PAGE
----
School complaints procedure
Something has happened at school, and you want to complain – what can you do?
All schools want their children to do well and be happy. We recognise, however, that there are times when things go wrong, when concerns continue and disagreements can arise. These can usually be resolved by speaking to the right person and most concerns can be sorted out without too much trouble.
Whatever the issue, even if you are seriously concerned about your child’s future at the school, it is always important to try to find an answer and keep in mind that disruption to your child’s education is likely to be very damaging.
If you are unhappy about something at school, take time to consider what you think has happened. Remember there is often more than one view about an incident or situation. Think about what you hope will happen as a result of your complaint and how to take it forward. It might help to talk this through with a friend or relative.
When you approach the school to make a complaint, remember that although you want to change a situation, you want it to end on a positive note with no bad feelings. In order to do this you should try to follow the procedures carefully and not put yourself or anyone else into a corner. The vast majority of complaints are solved by talking to someone at the school, but if you are still unhappy, all schools have their own procedure for dealing with complaints and you can ask for a copy.
Do all schools use the same complaints procedure?
No. For example, voluntary aided church schools may choose to follow the Diocesan Education Authorities’ procedures rather than our guidance. Free schools and academies have their own procedures. Ask at your child’s school for a copy of their complaints procedure so you know what steps to take to progress your complaint. By law, all schools must have a complaints procedure and make it available. It is important to remember that you must take your complaint to the school itself and to follow its procedure.
In the case of community schools that have adopted our guidance, there are three main steps in making a complaint. This applies to most local community schools, but not to voluntary aided schools, free schools or academies. Ask for a copy of your own school’s procedure.
Stage 1 for community schools (informal)
You should contact the school first and tell a teacher or the headteacher about your complaint. Few people want a long, drawn-out process, so the aim is to make sure that complaints are resolved promptly and informally wherever possible. It may help to make an appointment with the headteacher to discuss your concerns at this stage. The school will reply to your complaint within 15 school days.
Stage 2 for community schools
If you can’t resolve the matter informally, or if your complaint is specifically about the headteacher, the next step is to write to the chair of governors, care of the school address. The chair of governors will investigate your complaint. At the end of the investigation, you may be invited to a meeting to get feedback or you will receive a full written response by post. You should receive a reply within 15 school days.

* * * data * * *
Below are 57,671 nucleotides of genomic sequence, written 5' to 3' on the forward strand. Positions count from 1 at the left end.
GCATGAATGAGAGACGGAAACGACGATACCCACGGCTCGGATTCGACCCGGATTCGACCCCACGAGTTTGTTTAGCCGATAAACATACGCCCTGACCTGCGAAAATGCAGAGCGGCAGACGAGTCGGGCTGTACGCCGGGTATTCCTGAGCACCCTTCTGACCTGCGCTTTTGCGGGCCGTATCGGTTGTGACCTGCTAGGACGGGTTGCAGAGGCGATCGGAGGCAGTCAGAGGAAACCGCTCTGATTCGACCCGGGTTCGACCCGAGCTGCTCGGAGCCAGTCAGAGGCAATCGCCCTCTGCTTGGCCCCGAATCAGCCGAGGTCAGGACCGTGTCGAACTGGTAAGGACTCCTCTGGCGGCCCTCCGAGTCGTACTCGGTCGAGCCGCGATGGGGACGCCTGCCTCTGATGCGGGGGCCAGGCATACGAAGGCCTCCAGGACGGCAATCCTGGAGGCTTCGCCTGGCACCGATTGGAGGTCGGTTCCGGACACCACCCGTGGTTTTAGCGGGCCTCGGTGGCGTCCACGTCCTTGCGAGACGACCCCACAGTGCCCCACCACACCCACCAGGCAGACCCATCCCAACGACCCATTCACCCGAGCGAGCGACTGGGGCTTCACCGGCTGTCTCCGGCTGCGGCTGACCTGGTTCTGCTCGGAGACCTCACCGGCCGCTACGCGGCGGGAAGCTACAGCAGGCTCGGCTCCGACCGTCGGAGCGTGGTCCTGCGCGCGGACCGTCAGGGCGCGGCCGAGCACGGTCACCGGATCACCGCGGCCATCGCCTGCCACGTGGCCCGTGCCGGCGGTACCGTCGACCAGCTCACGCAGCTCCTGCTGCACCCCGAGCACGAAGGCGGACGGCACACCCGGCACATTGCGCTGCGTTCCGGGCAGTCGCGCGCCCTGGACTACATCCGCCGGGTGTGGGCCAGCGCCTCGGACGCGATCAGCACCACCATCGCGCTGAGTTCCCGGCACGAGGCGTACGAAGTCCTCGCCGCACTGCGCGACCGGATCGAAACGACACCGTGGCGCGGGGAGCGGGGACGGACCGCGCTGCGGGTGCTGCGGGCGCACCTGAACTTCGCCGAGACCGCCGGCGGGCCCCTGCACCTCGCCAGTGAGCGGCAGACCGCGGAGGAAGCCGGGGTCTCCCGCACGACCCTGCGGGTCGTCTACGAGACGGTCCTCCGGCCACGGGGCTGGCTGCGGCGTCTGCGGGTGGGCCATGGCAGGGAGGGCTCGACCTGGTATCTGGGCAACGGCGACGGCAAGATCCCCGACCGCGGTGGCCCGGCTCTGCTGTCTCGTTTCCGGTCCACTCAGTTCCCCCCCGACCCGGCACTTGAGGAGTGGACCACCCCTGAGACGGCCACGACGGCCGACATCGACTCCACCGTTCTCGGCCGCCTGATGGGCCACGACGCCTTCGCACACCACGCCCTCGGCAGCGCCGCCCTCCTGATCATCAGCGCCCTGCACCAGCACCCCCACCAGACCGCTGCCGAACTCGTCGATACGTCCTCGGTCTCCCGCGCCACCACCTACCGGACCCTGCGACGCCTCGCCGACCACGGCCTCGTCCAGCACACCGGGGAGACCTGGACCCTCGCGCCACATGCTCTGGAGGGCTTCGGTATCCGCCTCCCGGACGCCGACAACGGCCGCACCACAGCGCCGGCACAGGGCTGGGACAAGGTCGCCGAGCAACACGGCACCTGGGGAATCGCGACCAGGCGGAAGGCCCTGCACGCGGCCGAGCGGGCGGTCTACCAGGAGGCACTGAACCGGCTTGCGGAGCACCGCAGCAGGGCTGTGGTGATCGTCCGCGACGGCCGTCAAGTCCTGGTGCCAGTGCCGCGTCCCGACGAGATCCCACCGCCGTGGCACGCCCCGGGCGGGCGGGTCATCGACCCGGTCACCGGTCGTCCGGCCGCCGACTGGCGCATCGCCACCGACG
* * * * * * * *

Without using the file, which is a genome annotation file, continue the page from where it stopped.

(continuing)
Stage 3 for community schools
If you are still unhappy after this investigation, an independent panel of governors will convene a complaints committee to hear your case at a mutually convenient time and place. This is the last school-based stage of the community schools’ complaints process. You should receive a reply within 20 school days.
If you have already followed a school’s own complaints procedure or there are reasons why you cannot use that procedure – if, for example, you feel your complaint has not been or will not be given fair consideration due to a conflict of interest – you can send your complaint to the Department for Education.
Free schools and academies
These have to have complaints procedures meeting certain requirements of the Education (Independent School Standards) (England) Regulations 2010 and to make the procedure available to parents of pupils and prospective parents.
If you have taken your complaint to the free school or academy itself and followed its procedure, but remain dissatisfied, you can ask the Department for Education (DfE) to look at your concerns (opens new window). The DfE’s Education Funding Agency (EFA), the Department’s delivery agency for funding and compliance, cannot review or overturn a free school or academy’s decision about a complaint but will look at whether the school considered the complaint appropriately.
The EFA will generally only do this after a complaint has been through the academy’s own procedure but may investigate sooner if there is evidence of undue delays. If the EFA finds that a free school or academy did not deal with a complaint appropriately it will ask for the complaint to be reconsidered. Similarly, if the school’s complaints procedure does not meet statutory requirements then the EFA will make sure this is put right.
Get more information on complaints about academies and free schools – EFA’s role.
Are there any exceptions to these complaints procedures?
Some complaints are dealt with in a slightly different way. There are special arrangements in law if you want to appeal about:
- admissions to school
- exclusions from school
- special education provision
- school reorganisation proposals
- religious education and collective worship
- curriculum issues
Set procedures must be followed for each of the above. You can get free legal advice on these procedures and other educational matters at Coram Children’s Legal Centre.